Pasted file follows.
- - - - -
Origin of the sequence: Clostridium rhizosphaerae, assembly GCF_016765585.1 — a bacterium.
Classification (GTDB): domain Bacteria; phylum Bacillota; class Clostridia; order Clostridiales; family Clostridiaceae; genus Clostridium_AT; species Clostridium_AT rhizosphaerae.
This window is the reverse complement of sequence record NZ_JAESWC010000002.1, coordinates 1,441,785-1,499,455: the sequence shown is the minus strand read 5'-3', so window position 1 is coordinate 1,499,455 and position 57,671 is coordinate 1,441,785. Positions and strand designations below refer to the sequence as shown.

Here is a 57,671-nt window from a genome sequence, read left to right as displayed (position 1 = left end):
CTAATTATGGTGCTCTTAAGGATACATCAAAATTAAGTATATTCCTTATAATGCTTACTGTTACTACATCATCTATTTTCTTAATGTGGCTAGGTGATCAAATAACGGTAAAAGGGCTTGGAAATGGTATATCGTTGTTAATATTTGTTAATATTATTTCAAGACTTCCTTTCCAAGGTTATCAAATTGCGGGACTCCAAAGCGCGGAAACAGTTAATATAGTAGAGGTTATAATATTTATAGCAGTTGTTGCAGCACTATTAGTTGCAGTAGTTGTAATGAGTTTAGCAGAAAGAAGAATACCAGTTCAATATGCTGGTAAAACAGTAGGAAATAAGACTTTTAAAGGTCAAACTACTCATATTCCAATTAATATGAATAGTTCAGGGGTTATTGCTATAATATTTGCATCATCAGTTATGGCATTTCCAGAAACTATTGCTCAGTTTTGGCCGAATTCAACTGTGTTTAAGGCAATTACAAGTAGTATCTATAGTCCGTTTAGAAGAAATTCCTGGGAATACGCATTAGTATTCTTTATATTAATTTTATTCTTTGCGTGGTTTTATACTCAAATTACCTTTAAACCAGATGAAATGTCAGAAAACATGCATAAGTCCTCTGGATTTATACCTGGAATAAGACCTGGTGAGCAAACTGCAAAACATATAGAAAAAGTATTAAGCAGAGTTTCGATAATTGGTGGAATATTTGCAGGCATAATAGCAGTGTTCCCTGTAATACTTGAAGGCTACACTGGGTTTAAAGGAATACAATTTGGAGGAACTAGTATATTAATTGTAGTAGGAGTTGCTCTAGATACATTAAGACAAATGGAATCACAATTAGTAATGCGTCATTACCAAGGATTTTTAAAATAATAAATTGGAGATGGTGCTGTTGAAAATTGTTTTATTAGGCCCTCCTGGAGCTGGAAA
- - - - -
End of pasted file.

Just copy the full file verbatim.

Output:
Origin of the sequence: Clostridium rhizosphaerae, assembly GCF_016765585.1 — a bacterium.
Classification (GTDB): domain Bacteria; phylum Bacillota; class Clostridia; order Clostridiales; family Clostridiaceae; genus Clostridium_AT; species Clostridium_AT rhizosphaerae.
This window is the reverse complement of sequence record NZ_JAESWC010000002.1, coordinates 1,441,785-1,499,455: the sequence shown is the minus strand read 5'-3', so window position 1 is coordinate 1,499,455 and position 57,671 is coordinate 1,441,785. Positions and strand designations below refer to the sequence as shown.

Here is a 57,671-nt window from a genome sequence, read left to right as displayed (position 1 = left end):
CTAATTATGGTGCTCTTAAGGATACATCAAAATTAAGTATATTCCTTATAATGCTTACTGTTACTACATCATCTATTTTCTTAATGTGGCTAGGTGATCAAATAACGGTAAAAGGGCTTGGAAATGGTATATCGTTGTTAATATTTGTTAATATTATTTCAAGACTTCCTTTCCAAGGTTATCAAATTGCGGGACTCCAAAGCGCGGAAACAGTTAATATAGTAGAGGTTATAATATTTATAGCAGTTGTTGCAGCACTATTAGTTGCAGTAGTTGTAATGAGTTTAGCAGAAAGAAGAATACCAGTTCAATATGCTGGTAAAACAGTAGGAAATAAGACTTTTAAAGGTCAAACTACTCATATTCCAATTAATATGAATAGTTCAGGGGTTATTGCTATAATATTTGCATCATCAGTTATGGCATTTCCAGAAACTATTGCTCAGTTTTGGCCGAATTCAACTGTGTTTAAGGCAATTACAAGTAGTATCTATAGTCCGTTTAGAAGAAATTCCTGGGAATACGCATTAGTATTCTTTATATTAATTTTATTCTTTGCGTGGTTTTATACTCAAATTACCTTTAAACCAGATGAAATGTCAGAAAACATGCATAAGTCCTCTGGATTTATACCTGGAATAAGACCTGGTGAGCAAACTGCAAAACATATAGAAAAAGTATTAAGCAGAGTTTCGATAATTGGTGGAATATTTGCAGGCATAATAGCAGTGTTCCCTGTAATACTTGAAGGCTACACTGGGTTTAAAGGAATACAATTTGGAGGAACTAGTATATTAATTGTAGTAGGAGTTGCTCTAGATACATTAAGACAAATGGAATCACAATTAGTAATGCGTCATTACCAAGGATTTTTAAAATAATAAATTGGAGATGGTGCTGTTGAAAATTGTTTTATTAGGCCCTCCTGGAGCTGGAAA